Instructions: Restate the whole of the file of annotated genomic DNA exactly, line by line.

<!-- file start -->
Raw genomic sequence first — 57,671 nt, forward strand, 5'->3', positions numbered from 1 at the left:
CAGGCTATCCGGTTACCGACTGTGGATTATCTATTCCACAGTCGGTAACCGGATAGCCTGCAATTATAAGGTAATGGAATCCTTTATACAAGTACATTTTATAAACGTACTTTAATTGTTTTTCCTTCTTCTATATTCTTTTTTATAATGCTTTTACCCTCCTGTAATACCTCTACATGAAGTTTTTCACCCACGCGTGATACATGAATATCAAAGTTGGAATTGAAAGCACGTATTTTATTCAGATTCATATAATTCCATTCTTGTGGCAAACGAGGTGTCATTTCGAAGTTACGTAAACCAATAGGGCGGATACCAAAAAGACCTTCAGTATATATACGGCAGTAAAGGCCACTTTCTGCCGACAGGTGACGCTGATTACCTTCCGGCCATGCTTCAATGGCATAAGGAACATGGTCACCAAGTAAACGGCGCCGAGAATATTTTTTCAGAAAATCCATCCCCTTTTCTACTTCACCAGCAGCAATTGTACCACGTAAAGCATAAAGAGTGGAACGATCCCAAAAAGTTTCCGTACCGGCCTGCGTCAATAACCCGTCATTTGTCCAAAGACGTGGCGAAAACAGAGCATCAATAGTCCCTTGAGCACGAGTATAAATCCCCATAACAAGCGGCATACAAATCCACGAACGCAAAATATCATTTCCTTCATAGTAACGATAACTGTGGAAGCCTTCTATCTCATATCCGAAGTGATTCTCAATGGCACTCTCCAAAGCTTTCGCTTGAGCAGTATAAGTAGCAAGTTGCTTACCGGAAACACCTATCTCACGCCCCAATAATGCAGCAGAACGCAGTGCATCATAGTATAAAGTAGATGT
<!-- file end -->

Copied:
Raw genomic sequence first — 57,671 nt, forward strand, 5'->3', positions numbered from 1 at the left:
CAGGCTATCCGGTTACCGACTGTGGATTATCTATTCCACAGTCGGTAACCGGATAGCCTGCAATTATAAGGTAATGGAATCCTTTATACAAGTACATTTTATAAACGTACTTTAATTGTTTTTCCTTCTTCTATATTCTTTTTTATAATGCTTTTACCCTCCTGTAATACCTCTACATGAAGTTTTTCACCCACGCGTGATACATGAATATCAAAGTTGGAATTGAAAGCACGTATTTTATTCAGATTCATATAATTCCATTCTTGTGGCAAACGAGGTGTCATTTCGAAGTTACGTAAACCAATAGGGCGGATACCAAAAAGACCTTCAGTATATATACGGCAGTAAAGGCCACTTTCTGCCGACAGGTGACGCTGATTACCTTCCGGCCATGCTTCAATGGCATAAGGAACATGGTCACCAAGTAAACGGCGCCGAGAATATTTTTTCAGAAAATCCATCCCCTTTTCTACTTCACCAGCAGCAATTGTACCACGTAAAGCATAAAGAGTGGAACGATCCCAAAAAGTTTCCGTACCGGCCTGCGTCAATAACCCGTCATTTGTCCAAAGACGTGGCGAAAACAGAGCATCAATAGTCCCTTGAGCACGAGTATAAATCCCCATAACAAGCGGCATACAAATCCACGAACGCAAAATATCATTTCCTTCATAGTAACGATAACTGTGGAAGCCTTCTATCTCATATCCGAAGTGATTCTCAATGGCACTCTCCAAAGCTTTCGCTTGAGCAGTATAAGTAGCAAGTTGCTTACCGGAAACACCTATCTCACGCCCCAATAATGCAGCAGAACGCAGTGCATCATAGTATAAAGTAGATGT